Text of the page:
Finland’s NEOT has become the first company to bunker LNG from the Kairos vessel, in Sweden’s Port of Södertälje.
The Kairos’ sole charterer, Nauticor, announced the transfer of 150 tonnes of LNG had taken place on September 12. The fuel was supplied to the Ternsund at the port’s oil terminal. The Kairos is the world’s largest LNG bunker supply vessel.
The bunkering was a “huge success”, said the Port of Södertälje’s controller Åsa Boström. “Establishing alternative fuels in the port fits perfectly well into our overall strategy to minimise [our] environmental impact and emissions. Supporting the development of solutions, which benefit both the business and the environment, is an investment into the future of our port.”
Nauticor’s director of LNG Sonja Neßhöver said that the unloading of cargo in parallel to the LNG bunkering was an import milestone. “We are happy to have been chosen by NEOT as partner for this operation and see a profound basis for future operations after such a successful first run.”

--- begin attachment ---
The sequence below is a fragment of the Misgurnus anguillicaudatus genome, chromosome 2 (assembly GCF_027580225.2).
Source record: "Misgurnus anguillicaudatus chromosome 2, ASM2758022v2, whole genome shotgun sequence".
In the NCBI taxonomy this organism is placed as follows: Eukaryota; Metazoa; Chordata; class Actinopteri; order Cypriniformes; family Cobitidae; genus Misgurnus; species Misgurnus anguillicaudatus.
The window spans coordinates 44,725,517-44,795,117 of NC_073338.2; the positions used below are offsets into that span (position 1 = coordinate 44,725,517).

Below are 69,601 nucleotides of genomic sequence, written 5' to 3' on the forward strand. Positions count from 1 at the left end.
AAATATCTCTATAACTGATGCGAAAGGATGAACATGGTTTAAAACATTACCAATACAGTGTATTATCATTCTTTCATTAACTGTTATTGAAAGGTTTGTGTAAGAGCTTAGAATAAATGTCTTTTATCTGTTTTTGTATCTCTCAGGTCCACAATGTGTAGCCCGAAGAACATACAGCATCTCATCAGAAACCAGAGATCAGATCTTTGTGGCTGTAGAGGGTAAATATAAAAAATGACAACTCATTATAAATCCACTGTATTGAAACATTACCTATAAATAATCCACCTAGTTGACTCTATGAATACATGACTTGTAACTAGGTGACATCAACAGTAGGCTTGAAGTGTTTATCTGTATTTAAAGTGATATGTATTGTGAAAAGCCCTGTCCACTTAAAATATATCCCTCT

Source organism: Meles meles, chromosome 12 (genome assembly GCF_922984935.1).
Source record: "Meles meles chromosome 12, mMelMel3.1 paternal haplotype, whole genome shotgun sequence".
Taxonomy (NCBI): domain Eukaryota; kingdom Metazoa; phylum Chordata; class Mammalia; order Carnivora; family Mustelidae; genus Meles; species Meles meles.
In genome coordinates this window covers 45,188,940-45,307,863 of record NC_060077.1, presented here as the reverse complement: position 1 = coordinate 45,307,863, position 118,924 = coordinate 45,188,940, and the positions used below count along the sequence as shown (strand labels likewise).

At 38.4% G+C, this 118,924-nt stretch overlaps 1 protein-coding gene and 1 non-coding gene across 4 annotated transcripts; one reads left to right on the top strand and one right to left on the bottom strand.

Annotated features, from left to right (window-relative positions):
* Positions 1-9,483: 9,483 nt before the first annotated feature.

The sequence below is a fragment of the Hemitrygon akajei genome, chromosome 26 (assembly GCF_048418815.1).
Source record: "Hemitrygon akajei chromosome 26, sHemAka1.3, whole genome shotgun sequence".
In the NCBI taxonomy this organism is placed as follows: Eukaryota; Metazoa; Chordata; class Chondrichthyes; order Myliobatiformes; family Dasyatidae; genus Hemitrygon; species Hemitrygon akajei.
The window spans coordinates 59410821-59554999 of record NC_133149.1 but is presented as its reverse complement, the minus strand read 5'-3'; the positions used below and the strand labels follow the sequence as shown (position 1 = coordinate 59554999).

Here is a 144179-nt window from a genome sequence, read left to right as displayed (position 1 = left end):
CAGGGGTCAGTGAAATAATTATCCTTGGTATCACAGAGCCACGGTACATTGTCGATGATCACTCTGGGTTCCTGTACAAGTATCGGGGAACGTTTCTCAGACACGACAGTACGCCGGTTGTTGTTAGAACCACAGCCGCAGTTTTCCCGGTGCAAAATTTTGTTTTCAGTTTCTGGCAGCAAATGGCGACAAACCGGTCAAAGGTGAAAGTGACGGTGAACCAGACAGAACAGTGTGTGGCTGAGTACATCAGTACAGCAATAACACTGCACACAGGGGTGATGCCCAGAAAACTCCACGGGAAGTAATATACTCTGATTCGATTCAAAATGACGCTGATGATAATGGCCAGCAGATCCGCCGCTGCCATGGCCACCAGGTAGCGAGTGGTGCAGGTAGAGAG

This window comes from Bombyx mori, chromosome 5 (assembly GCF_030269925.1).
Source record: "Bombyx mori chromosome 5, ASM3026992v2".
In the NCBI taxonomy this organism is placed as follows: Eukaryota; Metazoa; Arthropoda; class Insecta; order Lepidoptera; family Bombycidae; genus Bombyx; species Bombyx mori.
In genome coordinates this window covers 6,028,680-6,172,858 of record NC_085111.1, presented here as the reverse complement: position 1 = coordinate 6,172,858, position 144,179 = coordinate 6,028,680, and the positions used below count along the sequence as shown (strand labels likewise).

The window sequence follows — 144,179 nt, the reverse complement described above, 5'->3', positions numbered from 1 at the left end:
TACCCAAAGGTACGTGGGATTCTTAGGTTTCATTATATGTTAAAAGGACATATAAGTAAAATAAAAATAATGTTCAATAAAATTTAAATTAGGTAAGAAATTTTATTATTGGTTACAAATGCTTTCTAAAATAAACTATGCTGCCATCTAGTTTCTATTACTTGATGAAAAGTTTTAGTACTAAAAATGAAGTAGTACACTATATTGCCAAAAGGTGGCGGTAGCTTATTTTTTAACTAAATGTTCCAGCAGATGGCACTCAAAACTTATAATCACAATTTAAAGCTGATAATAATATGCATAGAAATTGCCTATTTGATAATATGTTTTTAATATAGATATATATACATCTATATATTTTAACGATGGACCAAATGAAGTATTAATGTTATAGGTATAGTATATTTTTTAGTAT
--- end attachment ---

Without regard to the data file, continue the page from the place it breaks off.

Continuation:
Nauticor has a deal to supply LNG to NEOT’s product tankers. NEOT’s head of planning Satu Mattila said the distributor intended to become the “most innovative and cost-efficient fuel solutions supply company. We are continuously seeking ways to reduce the environmental impact of our operations, including shipping.”
The German company took sole responsibility for the Kairos in April, taking Klaipedos Nafta’s 10% stake. This was intended to give Nauticor a freer hand over the ship’s movements, removing the obligation to call at Lithuania’s Klaipeda.
The use of LNG as a marine fuel is one of the ways in which shipping companies intend to conform with the International Maritime Organisation (IMO) 2020 rules. This requires ships to conform with a 0.5% global sulphur cap. LNG consumption emits no sulphur.
The Kairos bunkering was not the only LNG progress in Sweden on September 12. Gasum announced it had opened a new LNG – and liquefied biogas (LBG) – station in Torsvik. This is the company’s fourth such fuel station in Sweden.
Gasum is planning to build around 12 such stations in Sweden and around eight in Finland by the end of this year. By the early 2020s, this should reach 50 new fuel stations.
Heavy goods vehicles are required to reduce carbon dioxide emissions by 30% by 2030, under European Union standards. The use of LNG reduces CO2 by around 20% compared with ordinary fuels, Gasum said, while LBG would reduce this by as much as 85%.